Since the preceding provision has been interpreted to mean that a court may not grant both periodic alimony and a lump-sum payment (Rodely v. Rodely, 28 Ill.2d 347, 192 N.E.2d 347; Overton v. Overton, 6 Ill. App.3d 1086, 287 N.E.2d 47), the acceptance by the plaintiff of the deeds tendered by the defendant as part of a property settlement further evidences the plaintiff's waiver of her "right" to periodic alimony. The plaintiff's apparent request for alimony in gross, her failure to raise any question relating to the impropriety of alimony in gross in any of the four separate hearings conducted by the trial court, and her acceptance of the defendant's tender of certain quitclaim deeds, which were part of the trial court's property settlement, lead us to refuse to consider this issue for the first time on appeal. See Hux v. Raben, 38 Ill.2d 223, 230 N.E.2d 831; Woman's Athletic Club v. Hulman, 31 Ill.2d 449, 202 N.E.2d 528; Hartman v. Hartman, 11 Ill. App.3d 524, 297 N.E.2d 199.

• 4, 5 Next, we shall address plaintiff's contention that the trial court abused its discretion in determination of the amount of the alimony and child support to be awarded. The measure of alimony is the need of the wife considered in connection with the husband's ability to pay. (E.g., Busby v. Busby, 11 Ill. App.3d 426, 296 N.E.2d 585.) No single criterion is controlling and each case will depend on the individual facts of that case. (Turns v. Turns, 96 Ill. App.2d 347, 239 N.E.2d 144.) As a general rule, the amount of alimony is within the sound discretion of the trial court, and the amount of alimony determined thereby will not be disturbed unless an abuse of discretion is shown. (Rodely v. Rodely, 28 Ill.2d 347, 192 N.E.2d 347; Sandberg v. Sandberg, 11 Ill. App.3d 495, 297 N.E.2d 654.) From the record before us, we are unable to say that the terms of the divorce decree, in particular the alimony award, were against the manifest weight of the evidence or that they were beyond the proper limits of discretion vested in the trial court.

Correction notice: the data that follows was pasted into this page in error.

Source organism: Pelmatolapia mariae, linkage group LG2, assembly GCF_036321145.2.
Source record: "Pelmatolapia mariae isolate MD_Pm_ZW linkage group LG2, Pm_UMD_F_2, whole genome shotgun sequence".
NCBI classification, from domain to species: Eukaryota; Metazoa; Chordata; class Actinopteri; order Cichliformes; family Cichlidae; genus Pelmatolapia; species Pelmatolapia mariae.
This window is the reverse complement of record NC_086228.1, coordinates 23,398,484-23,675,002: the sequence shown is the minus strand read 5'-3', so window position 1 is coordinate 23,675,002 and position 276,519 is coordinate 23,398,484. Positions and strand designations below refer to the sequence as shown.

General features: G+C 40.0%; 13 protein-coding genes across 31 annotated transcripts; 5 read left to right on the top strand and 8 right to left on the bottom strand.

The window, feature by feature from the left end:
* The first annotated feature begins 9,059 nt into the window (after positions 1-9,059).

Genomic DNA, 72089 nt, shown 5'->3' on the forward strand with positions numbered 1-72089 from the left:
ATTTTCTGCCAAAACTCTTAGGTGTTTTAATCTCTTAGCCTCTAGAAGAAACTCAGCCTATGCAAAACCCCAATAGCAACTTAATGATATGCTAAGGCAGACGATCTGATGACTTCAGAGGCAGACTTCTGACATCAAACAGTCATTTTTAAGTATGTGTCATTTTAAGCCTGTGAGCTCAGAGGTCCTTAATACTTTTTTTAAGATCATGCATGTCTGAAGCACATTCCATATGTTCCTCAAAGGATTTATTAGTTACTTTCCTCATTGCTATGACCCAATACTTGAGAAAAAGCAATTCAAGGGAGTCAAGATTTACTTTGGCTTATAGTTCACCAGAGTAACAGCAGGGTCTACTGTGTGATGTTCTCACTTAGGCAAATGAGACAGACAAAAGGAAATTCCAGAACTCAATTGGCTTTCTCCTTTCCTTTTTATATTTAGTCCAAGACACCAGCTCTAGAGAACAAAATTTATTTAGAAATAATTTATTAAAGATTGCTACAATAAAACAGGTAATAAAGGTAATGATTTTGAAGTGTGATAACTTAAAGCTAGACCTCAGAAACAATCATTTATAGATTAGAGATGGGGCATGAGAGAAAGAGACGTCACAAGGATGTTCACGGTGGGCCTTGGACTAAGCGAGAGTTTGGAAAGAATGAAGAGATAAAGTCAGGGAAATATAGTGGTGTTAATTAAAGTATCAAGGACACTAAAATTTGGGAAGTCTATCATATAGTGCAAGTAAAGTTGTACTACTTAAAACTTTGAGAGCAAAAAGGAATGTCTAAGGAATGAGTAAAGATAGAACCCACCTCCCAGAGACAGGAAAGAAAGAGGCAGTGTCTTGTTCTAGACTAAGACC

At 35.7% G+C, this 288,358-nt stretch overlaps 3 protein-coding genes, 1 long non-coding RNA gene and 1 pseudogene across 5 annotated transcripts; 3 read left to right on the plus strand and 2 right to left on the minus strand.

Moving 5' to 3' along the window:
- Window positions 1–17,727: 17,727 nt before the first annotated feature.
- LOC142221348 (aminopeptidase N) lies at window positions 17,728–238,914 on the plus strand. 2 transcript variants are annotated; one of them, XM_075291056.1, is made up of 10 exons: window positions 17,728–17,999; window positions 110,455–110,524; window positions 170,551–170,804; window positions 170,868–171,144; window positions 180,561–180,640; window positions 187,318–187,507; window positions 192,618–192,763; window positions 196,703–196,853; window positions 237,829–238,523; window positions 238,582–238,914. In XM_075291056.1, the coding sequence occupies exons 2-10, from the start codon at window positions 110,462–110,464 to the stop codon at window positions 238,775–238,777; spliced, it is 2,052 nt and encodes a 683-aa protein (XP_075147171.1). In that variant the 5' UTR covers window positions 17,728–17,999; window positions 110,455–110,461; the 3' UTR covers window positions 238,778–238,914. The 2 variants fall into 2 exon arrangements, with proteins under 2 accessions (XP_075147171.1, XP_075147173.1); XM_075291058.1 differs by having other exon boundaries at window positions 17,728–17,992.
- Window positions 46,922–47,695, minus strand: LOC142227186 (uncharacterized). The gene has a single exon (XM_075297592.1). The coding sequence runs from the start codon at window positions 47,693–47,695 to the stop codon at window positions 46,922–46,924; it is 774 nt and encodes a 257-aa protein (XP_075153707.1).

The final contention of the plaintiff is that the trial court erred in failing to award her an equitable interest in the business operated by defendant. In support of this contention plaintiff cites Everett v. Everett, 25 Ill.2d 342, 185 N.E.2d 201, for the proposition: "For a court to exercise its equitable powers to adjust property rights of the parties, special circumstances and equities must exist." Plaintiff alleges that "her efforts and denial of the material benefits of life with reference to the growth and development of the grocery store of her husband * * * qualify as special circumstances and equities."

• 6 The trial court as the trier of fact is in a position superior to a court of review to observe the conduct of witnesses while testifying, to determine their credibility, and to weigh the evidence and to determine the preponderance thereof, especially where testimony is contradictory. (Schulenburg v. Signatrol, Inc., 37 Ill.2d 352, 226 N.E.2d 624; Smith v. Realcoa Construction Co., 13 Ill. App.3d 254, 300 N.E.2d 855.) The function of a reviewing court is to examine the factual determinations of the trial court to see whether they are supported by the evidence (In re Estate of Kas, 14 Ill. App.3d 729, 303 N.E.2d 201), and not to disturb those determinations unless they are against the manifest weight of the evidence (Brown v. Zimmerman, 18 Ill.2d 94, 163 N.E.2d 518). In the instant case the trial court, after hearing the evidence pertaining to the plaintiff's contributions to "the grocery store of her husband" and the plaintiff's deprivation of the "material benefits of life," much of which was contradictory, determined that no special circumstances or equities existed to justify the plaintiff's request for a one-half interest in the grocery store operated by the defendant and, therefore, denied plaintiff's request for such an interest. We cannot say, from the record before us, that the trial court's denial of plaintiff's request was against the manifest weight of the evidence.

Having found each of plaintiff's contentions without merit we affirm the order entered by the circuit court of Pulaski County denying paragraphs one, three and five of plaintiff's motion for rehearing.

Order affirmed.

G. MORAN, P.J., and CARTER, J., concur.